DARREN HANSEN (Australia), commending IAEA for its efforts to champion gender equality, provided a snapshot of his country’s efforts. Australia had ratified the new Regional Cooperative Agreement for Research, Development and Training in Nuclear Science and Technology for the Asia and Pacific Region, constructed a molybdenum processing plant that would help to secure the global supply of life‑saving nuclear medicine, and had planned an integrated regulatory review service mission for 2018. Australia would also continue to assist States to enhance nuclear security. Regarding the Democratic People’s Republic of Korea, Australia would not accept illegal development and testing of nuclear weapons, he said, urging the international community to fully implement related Security Council resolutions. In addition, he expressed support for the Joint Comprehensive Plan of Action, which remained the “best available option” to address Iran’s nuclear programme.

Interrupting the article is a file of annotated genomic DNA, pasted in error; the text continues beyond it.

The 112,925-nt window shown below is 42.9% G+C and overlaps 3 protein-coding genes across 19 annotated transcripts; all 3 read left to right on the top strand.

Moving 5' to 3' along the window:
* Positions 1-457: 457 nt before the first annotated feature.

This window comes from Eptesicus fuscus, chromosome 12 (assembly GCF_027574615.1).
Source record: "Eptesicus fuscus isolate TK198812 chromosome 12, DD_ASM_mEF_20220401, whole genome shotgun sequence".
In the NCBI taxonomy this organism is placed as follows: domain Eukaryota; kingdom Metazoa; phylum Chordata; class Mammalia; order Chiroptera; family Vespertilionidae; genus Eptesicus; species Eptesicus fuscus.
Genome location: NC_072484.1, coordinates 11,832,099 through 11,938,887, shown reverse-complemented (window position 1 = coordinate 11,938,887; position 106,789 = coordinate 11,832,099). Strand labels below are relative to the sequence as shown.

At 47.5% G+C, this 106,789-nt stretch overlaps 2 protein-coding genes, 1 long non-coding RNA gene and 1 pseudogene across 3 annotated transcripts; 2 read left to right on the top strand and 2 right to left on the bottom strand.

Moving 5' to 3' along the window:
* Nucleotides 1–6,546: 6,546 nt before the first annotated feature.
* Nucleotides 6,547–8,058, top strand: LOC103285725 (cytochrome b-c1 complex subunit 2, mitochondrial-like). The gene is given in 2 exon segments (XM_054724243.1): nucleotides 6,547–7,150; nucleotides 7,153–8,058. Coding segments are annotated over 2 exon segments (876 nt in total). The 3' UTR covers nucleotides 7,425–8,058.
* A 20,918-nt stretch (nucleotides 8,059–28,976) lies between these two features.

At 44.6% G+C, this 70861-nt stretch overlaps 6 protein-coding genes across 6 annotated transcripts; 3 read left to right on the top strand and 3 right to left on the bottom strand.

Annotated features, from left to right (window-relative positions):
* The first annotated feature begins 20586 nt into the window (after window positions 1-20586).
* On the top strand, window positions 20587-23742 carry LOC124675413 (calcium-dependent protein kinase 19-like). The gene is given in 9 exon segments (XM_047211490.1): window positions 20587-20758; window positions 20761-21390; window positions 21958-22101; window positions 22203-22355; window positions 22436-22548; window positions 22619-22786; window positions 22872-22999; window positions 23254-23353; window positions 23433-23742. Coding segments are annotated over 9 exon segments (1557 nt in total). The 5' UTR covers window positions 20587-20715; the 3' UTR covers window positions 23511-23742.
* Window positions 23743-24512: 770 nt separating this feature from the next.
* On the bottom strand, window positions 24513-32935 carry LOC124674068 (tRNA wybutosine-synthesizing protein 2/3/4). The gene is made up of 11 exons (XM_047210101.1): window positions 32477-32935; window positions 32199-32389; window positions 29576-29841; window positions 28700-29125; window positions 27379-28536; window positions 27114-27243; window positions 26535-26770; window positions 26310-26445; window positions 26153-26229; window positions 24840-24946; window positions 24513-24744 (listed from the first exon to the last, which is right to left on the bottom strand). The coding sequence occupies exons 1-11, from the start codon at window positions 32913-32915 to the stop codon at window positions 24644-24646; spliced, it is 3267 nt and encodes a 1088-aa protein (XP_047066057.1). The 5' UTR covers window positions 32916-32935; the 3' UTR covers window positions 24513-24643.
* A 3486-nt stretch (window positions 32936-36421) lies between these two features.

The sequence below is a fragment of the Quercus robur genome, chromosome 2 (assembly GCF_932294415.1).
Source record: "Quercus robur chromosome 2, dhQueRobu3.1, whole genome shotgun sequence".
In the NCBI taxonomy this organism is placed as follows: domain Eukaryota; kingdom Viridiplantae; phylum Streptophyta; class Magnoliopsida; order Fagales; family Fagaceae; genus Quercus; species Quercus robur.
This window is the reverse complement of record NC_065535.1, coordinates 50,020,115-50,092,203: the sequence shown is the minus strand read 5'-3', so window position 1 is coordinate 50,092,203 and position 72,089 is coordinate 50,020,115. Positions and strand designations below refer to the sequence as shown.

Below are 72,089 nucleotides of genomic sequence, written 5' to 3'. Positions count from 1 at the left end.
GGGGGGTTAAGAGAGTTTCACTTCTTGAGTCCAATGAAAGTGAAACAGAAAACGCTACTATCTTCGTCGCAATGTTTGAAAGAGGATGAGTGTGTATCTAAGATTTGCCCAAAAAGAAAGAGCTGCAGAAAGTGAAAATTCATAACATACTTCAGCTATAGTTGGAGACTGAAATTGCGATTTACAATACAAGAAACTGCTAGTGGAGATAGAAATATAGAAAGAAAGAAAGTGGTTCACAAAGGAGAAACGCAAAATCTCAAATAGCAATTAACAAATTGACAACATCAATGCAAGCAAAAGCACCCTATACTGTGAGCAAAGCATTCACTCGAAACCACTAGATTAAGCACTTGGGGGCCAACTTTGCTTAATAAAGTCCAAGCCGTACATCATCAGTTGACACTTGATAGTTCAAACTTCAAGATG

ARIEL R. PEÑARANDA (Philippines), recalling that IAEA was the sole United Nations body promoting the peaceful uses of nuclear energy, commended the Agency’s Atoms for Peace and Development initiative. The Philippines strongly supported the Agency’s efforts related to gender equality and balanced geographic representations at all levels, and encouraged it to maintain the balance between the promotional and non‑promotional aspects of its work. The relevance of IAEA had become all the more pronounced given the increased importance of dealing with nuclear non‑proliferation and disarmament issues from a technical and scientific perspective.
The Assembly then adopted draft resolution A/72/L.6 without a vote.
Right of Reply